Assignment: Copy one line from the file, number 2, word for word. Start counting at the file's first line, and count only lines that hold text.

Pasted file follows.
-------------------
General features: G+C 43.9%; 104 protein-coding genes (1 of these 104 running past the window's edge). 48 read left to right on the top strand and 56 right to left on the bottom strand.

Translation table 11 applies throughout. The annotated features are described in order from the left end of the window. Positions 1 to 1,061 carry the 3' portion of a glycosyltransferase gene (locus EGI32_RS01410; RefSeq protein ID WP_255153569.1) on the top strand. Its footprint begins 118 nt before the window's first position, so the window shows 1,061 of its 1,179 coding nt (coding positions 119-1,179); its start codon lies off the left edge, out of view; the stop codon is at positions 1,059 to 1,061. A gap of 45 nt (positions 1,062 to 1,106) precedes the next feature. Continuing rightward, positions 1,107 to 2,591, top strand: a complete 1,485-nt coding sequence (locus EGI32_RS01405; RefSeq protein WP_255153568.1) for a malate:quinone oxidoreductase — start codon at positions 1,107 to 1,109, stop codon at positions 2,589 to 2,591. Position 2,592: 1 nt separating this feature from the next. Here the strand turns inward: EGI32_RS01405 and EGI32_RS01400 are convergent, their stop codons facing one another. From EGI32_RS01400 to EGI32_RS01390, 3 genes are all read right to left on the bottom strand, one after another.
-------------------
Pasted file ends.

Translation table 11 applies throughout. The annotated features are described in order from the left end of the window. Positions 1 to 1,061 carry the 3' portion of a glycosyltransferase gene (locus EGI32_RS01410; RefSeq protein ID WP_255153569.1) on the top strand. Its footprint begins 118 nt before the window's first position, so the window shows 1,061 of its 1,179 coding nt (coding positions 119-1,179); its start codon lies off the left edge, out of view; the stop codon is at positions 1,059 to 1,061. A gap of 45 nt (positions 1,062 to 1,106) precedes the next feature. Continuing rightward, positions 1,107 to 2,591, top strand: a complete 1,485-nt coding sequence (locus EGI32_RS01405; RefSeq protein WP_255153568.1) for a malate:quinone oxidoreductase — start codon at positions 1,107 to 1,109, stop codon at positions 2,589 to 2,591. Position 2,592: 1 nt separating this feature from the next. Here the strand turns inward: EGI32_RS01405 and EGI32_RS01400 are convergent, their stop codons facing one another. From EGI32_RS01400 to EGI32_RS01390, 3 genes are all read right to left on the bottom strand, one after another.